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High Cross Lane, Clutton
High Cross Lane, Clutton

Clutton is a village in the unitary authority of Cheshire West and Chester and the ceremonial county of Cheshire, England. It lies nine miles from Wrexham and 11 miles from Chester. It had a population of 371 according to the 2011 census.[2] It has a Church of England primary school. In the 1870s, Clutton was described as "a township in Farndon parish, Cheshire; 5½ miles N of Malpas. Acres, 609. Real property, £947. Pop., 74. Houses, 12. Williamson, the antiquary, was a native."[3]


The meaning of the name "Clutton" comes from the Old English terms "clūd" and "tūn". "Clūd" meaning a rocky hill and "tūn" meaning farm, together gives Clutton a meaning of rocky-hill farm[4] Clutton is also where the surname of Clutton originated from.[5] Clutton was mentioned in the Domesday Book in 1086[6] but was recorded under the spelling of "Clutone". It was recorded to have to 4 households, 3 were villagers and 1 was a Frenchman. It was recorded to have 2 ploughlands.[7] William fitz Nigel was recorded as the landowner of Clutton in the Domesday book.[8] The land owners before William fitz Nigel was Edward of Grappenhall and Wulfwin Chit, recorded in 1066. The value of the land in Clutton in 1066 was £1, in 1086 this was £0.4. Approximately 1.1 km north east of Clutton is a spring named Holy Well, situated at the settlement Holywell. It is said that the spring arose after the body of Saint Winifred was laid there on the way to Shrewsbury Abbey. This spring today now provides the drinking water for two houses.[9]

Although the village itself does not have a church, the church that has traditionally served the village is St Chad's Church in Farndon, approximately 5 km to the west of Clutton. Although first recorded in the Doomsday Book in 1086, it is likely that there were buildings as far back as Celtic times.[10]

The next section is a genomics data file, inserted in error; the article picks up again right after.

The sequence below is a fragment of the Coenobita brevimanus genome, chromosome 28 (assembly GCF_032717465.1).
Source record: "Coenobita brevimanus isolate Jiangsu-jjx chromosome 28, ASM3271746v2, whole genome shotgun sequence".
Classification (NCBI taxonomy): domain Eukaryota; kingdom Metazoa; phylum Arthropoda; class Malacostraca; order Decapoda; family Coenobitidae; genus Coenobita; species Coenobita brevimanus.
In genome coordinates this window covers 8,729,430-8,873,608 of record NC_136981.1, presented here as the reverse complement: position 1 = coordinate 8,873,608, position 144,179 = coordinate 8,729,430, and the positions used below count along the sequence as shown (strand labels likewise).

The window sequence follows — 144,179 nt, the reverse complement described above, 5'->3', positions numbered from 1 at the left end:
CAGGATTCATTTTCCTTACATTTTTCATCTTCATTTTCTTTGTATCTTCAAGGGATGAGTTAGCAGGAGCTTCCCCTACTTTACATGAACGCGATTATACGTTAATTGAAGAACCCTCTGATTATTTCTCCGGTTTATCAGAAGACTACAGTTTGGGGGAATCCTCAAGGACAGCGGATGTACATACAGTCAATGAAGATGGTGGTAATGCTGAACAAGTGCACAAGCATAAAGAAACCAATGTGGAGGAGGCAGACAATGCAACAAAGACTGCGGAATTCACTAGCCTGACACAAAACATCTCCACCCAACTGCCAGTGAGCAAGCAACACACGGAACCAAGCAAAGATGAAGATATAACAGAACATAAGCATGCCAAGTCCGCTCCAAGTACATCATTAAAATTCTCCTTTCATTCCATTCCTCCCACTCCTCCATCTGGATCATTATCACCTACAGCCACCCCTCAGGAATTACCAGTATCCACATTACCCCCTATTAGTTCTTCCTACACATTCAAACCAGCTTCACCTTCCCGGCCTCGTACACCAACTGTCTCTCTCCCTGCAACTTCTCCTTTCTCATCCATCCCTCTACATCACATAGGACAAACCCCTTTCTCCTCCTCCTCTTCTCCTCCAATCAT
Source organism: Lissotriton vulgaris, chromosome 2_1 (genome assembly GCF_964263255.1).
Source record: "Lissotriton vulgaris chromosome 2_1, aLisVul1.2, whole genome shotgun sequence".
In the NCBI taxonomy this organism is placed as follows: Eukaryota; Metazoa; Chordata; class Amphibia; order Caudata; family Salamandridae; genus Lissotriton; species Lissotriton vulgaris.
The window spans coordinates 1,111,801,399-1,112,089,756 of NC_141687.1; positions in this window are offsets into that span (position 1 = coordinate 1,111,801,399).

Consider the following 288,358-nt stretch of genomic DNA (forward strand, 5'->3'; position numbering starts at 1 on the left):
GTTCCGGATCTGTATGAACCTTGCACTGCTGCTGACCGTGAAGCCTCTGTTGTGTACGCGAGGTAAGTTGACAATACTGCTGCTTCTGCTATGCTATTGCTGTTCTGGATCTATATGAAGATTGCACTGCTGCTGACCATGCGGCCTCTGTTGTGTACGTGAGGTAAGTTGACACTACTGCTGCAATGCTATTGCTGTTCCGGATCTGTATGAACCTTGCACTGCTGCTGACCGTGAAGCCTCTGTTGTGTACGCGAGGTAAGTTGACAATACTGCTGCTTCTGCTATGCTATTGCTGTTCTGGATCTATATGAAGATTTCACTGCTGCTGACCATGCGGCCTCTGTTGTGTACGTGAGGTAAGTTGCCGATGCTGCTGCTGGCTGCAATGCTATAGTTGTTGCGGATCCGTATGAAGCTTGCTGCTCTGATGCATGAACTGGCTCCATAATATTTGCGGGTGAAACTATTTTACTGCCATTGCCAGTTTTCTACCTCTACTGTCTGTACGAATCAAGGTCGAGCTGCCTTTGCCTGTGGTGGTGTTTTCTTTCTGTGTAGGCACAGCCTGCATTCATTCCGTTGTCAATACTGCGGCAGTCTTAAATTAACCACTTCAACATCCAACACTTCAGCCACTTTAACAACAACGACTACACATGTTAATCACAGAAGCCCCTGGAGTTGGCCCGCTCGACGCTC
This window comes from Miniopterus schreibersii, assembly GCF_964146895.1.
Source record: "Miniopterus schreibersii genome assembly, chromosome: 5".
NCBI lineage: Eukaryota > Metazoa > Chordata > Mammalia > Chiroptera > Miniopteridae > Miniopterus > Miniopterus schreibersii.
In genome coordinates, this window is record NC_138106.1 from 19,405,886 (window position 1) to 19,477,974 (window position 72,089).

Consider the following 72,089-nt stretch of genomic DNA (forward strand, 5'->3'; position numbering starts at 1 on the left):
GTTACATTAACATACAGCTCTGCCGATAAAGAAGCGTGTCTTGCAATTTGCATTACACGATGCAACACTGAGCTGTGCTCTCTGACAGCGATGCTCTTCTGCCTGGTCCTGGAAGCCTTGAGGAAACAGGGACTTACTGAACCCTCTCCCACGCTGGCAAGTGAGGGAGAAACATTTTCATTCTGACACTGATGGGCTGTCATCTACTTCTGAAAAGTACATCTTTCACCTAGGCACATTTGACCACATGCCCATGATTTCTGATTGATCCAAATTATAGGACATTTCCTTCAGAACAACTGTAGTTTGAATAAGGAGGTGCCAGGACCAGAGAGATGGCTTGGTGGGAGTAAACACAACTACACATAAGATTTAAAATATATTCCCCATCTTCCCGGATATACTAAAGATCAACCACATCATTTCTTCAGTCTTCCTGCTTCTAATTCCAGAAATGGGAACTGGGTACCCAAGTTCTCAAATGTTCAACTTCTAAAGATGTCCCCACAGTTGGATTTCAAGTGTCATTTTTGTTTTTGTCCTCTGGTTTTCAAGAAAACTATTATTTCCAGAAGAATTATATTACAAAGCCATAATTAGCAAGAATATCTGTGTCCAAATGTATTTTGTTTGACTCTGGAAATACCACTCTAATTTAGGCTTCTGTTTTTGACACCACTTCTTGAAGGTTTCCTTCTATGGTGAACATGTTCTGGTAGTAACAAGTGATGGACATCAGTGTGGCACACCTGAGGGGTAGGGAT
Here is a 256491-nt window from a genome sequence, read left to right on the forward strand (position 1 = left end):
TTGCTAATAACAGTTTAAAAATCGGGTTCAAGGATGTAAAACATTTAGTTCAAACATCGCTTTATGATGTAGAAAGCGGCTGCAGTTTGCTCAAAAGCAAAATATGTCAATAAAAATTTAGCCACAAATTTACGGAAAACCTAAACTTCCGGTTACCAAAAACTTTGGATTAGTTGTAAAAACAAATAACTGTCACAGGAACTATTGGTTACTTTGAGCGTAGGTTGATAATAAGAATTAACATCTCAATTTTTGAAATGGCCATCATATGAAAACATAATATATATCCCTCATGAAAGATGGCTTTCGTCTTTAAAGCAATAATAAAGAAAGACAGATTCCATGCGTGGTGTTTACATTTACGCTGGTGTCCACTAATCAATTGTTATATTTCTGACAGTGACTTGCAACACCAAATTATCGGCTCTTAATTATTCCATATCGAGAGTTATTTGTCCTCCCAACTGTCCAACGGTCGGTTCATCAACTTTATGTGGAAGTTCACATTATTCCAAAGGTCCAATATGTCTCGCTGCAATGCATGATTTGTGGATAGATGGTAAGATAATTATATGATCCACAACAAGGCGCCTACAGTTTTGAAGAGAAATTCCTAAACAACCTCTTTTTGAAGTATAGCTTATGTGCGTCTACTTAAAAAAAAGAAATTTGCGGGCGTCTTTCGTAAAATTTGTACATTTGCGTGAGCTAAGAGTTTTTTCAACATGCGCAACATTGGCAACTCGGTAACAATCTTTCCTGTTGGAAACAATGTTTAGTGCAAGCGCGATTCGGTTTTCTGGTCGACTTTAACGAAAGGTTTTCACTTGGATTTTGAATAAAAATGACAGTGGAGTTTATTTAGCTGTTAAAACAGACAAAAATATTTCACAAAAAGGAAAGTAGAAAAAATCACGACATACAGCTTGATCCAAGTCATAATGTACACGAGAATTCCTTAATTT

Clutton is situated 253 km north west of London and 13.5 km south of Chester. The nearest train stations can be found in Wrexham or Chester. The nearest airport is Liverpool John Lennon Airport, 33 miles away. The village is 60 metres above sea level.

Clutton sits on sandstone formed approximately 206 to 248 million years ago during the Triassic period. The bed rock also contains sand and gravel formed by river channels. During the Triassic period the sea level was higher than current levels and parts of Cheshire were submerged by seawater. This left salt deposits across Cheshire. The geology was more recently by glacial deposition up to 2 million years ago. These glacial deposits were made up of sand and gravel.[11]

Clutton's location means that it has a temperate climate. Average temperatures range from an average maximum of 21 °C to an average minimum of 2 °C.


Up until the 1950s, the population of Clutton remained under 100 people. In the past 50 years the population has grown to 371 according to the 2011 Census.[12] By looking at the population graph we can see that the population of Clutton has expanded the most in the past few decades which coincided with the counterurbanisation movement of the population in the UK. As there is no census data for these years it is not possible to see in what years the population changed the most.

The main industry in Clutton was Agriculture[13] until recent years. In the 2011 census the main occupation of Clutton is listed as Professional Occupations.[14] As parts of Cheshire were submerged by seawater during the triassic period, it is likely that the workers classified as "Workers in various mineral substances" were employed to work in salt mines.

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